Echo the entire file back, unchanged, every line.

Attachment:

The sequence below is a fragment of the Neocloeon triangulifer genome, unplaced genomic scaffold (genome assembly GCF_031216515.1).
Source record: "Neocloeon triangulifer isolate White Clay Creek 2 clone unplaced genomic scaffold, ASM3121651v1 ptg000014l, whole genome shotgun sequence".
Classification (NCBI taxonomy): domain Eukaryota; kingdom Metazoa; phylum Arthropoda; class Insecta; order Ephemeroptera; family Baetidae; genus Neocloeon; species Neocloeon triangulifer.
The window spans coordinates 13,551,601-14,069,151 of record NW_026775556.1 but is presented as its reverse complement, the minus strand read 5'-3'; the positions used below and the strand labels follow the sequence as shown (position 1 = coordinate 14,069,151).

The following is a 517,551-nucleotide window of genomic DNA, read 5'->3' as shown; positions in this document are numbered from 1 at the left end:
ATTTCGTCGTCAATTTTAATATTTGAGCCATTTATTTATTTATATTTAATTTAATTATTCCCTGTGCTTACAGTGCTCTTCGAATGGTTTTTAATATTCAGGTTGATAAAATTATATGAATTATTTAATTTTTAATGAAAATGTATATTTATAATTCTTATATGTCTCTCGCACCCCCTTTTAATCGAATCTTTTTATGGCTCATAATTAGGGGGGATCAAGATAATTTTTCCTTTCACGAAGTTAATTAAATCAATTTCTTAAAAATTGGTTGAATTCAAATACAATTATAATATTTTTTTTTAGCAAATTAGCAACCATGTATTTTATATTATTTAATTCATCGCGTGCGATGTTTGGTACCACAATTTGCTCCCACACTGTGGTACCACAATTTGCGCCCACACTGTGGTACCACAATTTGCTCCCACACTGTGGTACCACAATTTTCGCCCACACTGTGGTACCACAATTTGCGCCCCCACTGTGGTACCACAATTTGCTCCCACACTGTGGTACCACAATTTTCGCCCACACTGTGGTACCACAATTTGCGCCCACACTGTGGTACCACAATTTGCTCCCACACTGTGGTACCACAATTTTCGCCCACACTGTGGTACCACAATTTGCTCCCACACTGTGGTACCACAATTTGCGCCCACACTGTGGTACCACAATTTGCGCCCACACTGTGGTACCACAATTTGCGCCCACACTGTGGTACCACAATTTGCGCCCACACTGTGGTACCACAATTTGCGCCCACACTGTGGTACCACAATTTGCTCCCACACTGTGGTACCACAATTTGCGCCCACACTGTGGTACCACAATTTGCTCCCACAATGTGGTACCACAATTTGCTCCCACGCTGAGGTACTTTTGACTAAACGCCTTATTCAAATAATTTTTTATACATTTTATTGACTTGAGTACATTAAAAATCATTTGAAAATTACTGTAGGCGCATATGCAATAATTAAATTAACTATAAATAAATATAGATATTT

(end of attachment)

The sequence below is a fragment of the Neocloeon triangulifer genome, unplaced genomic scaffold (genome assembly GCF_031216515.1).
Source record: "Neocloeon triangulifer isolate White Clay Creek 2 clone unplaced genomic scaffold, ASM3121651v1 ptg000014l, whole genome shotgun sequence".
Classification (NCBI taxonomy): domain Eukaryota; kingdom Metazoa; phylum Arthropoda; class Insecta; order Ephemeroptera; family Baetidae; genus Neocloeon; species Neocloeon triangulifer.
The window spans coordinates 13,551,601-14,069,151 of record NW_026775556.1 but is presented as its reverse complement, the minus strand read 5'-3'; the positions used below and the strand labels follow the sequence as shown (position 1 = coordinate 14,069,151).

The following is a 517,551-nucleotide window of genomic DNA, read 5'->3' as shown; positions in this document are numbered from 1 at the left end:
ATTTCGTCGTCAATTTTAATATTTGAGCCATTTATTTATTTATATTTAATTTAATTATTCCCTGTGCTTACAGTGCTCTTCGAATGGTTTTTAATATTCAGGTTGATAAAATTATATGAATTATTTAATTTTTAATGAAAATGTATATTTATAATTCTTATATGTCTCTCGCACCCCCTTTTAATCGAATCTTTTTATGGCTCATAATTAGGGGGGATCAAGATAATTTTTCCTTTCACGAAGTTAATTAAATCAATTTCTTAAAAATTGGTTGAATTCAAATACAATTATAATATTTTTTTTTAGCAAATTAGCAACCATGTATTTTATATTATTTAATTCATCGCGTGCGATGTTTGGTACCACAATTTGCTCCCACACTGTGGTACCACAATTTGCGCCCACACTGTGGTACCACAATTTGCTCCCACACTGTGGTACCACAATTTTCGCCCACACTGTGGTACCACAATTTGCGCCCCCACTGTGGTACCACAATTTGCTCCCACACTGTGGTACCACAATTTTCGCCCACACTGTGGTACCACAATTTGCGCCCACACTGTGGTACCACAATTTGCTCCCACACTGTGGTACCACAATTTTCGCCCACACTGTGGTACCACAATTTGCTCCCACACTGTGGTACCACAATTTGCGCCCACACTGTGGTACCACAATTTGCGCCCACACTGTGGTACCACAATTTGCGCCCACACTGTGGTACCACAATTTGCGCCCACACTGTGGTACCACAATTTGCGCCCACACTGTGGTACCACAATTTGCTCCCACACTGTGGTACCACAATTTGCGCCCACACTGTGGTACCACAATTTGCTCCCACAATGTGGTACCACAATTTGCTCCCACGCTGAGGTACTTTTGACTAAACGCCTTATTCAAATAATTTTTTATACATTTTATTGACTTGAGTACATTAAAAATCATTTGAAAATTACTGTAGGCGCATATGCAATAATTAAATTAACTATAAATAAATATAGATATTT